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State law, for example, authorized the creation of "separate but equal" schools in 1869, and within a year two "colored schools" of doubtful quality had opened in Evansville.
In theory, they should have found the achievement of stable family life nearly impossible.
Blacks in this southwestern Indiana county were, moreover, predominantly urban, as 2,686 of the 3,819 lived in Evansville.
Whether urban or rural, Vanderburgh County blacks shared a common inheritance of illiteracy, propertylessness, and powerlessness.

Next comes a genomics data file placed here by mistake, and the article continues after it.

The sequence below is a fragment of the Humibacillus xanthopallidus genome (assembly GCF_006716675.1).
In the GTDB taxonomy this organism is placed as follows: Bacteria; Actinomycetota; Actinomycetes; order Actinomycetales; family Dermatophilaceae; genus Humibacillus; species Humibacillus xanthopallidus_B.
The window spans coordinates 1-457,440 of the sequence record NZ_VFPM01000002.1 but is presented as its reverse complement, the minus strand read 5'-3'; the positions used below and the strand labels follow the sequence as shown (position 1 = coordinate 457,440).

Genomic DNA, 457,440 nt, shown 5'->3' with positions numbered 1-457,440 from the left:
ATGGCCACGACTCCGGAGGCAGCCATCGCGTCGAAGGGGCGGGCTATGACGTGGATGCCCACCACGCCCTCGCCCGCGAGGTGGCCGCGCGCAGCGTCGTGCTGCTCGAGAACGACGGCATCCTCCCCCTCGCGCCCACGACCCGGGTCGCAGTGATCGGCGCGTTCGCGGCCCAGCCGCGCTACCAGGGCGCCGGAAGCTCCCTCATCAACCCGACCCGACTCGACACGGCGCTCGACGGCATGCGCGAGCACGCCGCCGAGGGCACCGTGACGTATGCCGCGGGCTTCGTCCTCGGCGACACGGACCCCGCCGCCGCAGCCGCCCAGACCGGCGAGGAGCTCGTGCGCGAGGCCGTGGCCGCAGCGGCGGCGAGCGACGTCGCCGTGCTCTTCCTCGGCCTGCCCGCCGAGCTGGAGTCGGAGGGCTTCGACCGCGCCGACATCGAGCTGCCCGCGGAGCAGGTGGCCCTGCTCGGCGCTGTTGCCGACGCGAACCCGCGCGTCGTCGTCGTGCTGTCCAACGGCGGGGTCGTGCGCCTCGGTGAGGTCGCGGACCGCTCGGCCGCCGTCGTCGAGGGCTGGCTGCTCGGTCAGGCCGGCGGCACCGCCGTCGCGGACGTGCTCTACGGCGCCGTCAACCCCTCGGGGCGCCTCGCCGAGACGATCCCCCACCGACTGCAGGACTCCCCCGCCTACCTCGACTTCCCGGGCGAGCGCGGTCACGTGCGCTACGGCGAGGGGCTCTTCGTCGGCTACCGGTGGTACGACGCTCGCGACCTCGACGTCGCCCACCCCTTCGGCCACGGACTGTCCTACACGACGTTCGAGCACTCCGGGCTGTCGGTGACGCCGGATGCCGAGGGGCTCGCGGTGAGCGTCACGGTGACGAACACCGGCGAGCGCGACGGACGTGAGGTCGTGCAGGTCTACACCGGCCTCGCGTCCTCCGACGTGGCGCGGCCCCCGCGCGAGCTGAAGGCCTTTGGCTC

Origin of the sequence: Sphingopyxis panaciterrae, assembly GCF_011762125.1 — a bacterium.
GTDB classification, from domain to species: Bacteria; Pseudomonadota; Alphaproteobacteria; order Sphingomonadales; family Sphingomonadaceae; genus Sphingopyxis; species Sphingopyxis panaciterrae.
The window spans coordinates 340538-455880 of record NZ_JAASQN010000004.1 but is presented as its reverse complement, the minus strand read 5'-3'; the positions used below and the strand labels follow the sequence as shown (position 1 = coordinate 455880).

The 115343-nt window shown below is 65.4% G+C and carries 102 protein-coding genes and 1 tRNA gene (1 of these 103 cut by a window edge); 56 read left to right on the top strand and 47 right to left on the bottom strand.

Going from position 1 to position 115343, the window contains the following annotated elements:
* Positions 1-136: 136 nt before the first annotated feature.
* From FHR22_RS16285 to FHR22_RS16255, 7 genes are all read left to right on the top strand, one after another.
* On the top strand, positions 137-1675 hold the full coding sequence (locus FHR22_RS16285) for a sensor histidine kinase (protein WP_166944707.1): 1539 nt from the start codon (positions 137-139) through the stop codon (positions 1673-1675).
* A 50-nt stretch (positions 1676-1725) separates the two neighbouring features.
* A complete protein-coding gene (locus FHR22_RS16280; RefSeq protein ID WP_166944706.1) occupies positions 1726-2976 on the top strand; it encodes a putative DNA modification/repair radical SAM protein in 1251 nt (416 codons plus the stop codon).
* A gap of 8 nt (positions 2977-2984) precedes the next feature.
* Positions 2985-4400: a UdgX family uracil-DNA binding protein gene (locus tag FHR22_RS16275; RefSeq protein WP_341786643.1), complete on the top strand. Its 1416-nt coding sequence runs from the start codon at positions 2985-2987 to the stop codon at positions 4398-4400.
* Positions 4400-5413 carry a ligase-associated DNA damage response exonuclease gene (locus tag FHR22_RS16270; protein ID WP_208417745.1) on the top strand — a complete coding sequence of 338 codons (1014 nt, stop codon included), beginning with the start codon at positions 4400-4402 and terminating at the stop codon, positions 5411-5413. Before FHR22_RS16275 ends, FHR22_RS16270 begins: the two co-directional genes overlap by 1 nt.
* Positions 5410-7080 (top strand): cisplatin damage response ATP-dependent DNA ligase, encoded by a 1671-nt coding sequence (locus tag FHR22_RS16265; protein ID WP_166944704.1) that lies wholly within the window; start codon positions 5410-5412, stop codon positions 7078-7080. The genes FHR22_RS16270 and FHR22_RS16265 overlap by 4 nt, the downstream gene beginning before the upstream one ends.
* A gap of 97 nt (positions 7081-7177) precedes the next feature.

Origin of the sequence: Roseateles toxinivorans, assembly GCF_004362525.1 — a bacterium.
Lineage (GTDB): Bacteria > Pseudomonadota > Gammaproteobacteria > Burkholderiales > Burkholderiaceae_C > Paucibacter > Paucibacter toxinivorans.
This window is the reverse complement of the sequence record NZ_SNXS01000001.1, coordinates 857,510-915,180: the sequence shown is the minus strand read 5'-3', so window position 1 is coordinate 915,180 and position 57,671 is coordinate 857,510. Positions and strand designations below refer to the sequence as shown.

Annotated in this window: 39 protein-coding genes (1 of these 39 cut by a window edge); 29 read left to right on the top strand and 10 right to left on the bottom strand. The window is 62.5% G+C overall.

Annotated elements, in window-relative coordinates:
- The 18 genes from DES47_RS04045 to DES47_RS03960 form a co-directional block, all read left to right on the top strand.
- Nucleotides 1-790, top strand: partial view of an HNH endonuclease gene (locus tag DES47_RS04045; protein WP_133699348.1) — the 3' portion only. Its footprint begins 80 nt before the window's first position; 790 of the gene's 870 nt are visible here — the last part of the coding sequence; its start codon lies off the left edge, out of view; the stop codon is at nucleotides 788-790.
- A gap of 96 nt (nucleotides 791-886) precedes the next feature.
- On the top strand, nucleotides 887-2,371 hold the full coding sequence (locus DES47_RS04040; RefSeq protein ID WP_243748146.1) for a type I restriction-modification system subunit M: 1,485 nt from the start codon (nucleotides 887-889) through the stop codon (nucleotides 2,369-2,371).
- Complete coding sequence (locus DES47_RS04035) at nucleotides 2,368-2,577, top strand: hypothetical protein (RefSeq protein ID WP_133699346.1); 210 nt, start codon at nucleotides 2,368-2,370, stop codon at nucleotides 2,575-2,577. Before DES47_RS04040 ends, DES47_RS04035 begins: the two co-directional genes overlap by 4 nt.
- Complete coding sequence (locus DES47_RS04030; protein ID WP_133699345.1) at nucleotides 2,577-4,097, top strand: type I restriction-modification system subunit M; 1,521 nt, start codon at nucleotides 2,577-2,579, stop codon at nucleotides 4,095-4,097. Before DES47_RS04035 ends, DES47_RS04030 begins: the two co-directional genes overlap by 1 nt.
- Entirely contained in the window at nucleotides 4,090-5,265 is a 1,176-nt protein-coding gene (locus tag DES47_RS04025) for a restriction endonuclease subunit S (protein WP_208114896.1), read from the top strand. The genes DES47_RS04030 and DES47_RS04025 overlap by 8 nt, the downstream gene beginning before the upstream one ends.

Vanderburgh County in 1880 offers a valuable perspective on this issue.
By studying the family life of blacks with similar roots and socioeconomic conditions residing in the urban and rural sections of the same county, one can show that not only was the two-parent, male-headed family the most common form in both urban and rural areas, but also that black family structure was altered by the urban experience.
They have argued that slavery emasculated the black male by depriving him of his role as breadwinner and displacing family authority onto the white master; that it subjected the black female to sexual and economic exploitation; and that it perpetuated, by the threat of separation by sale, a sense of family impermanence.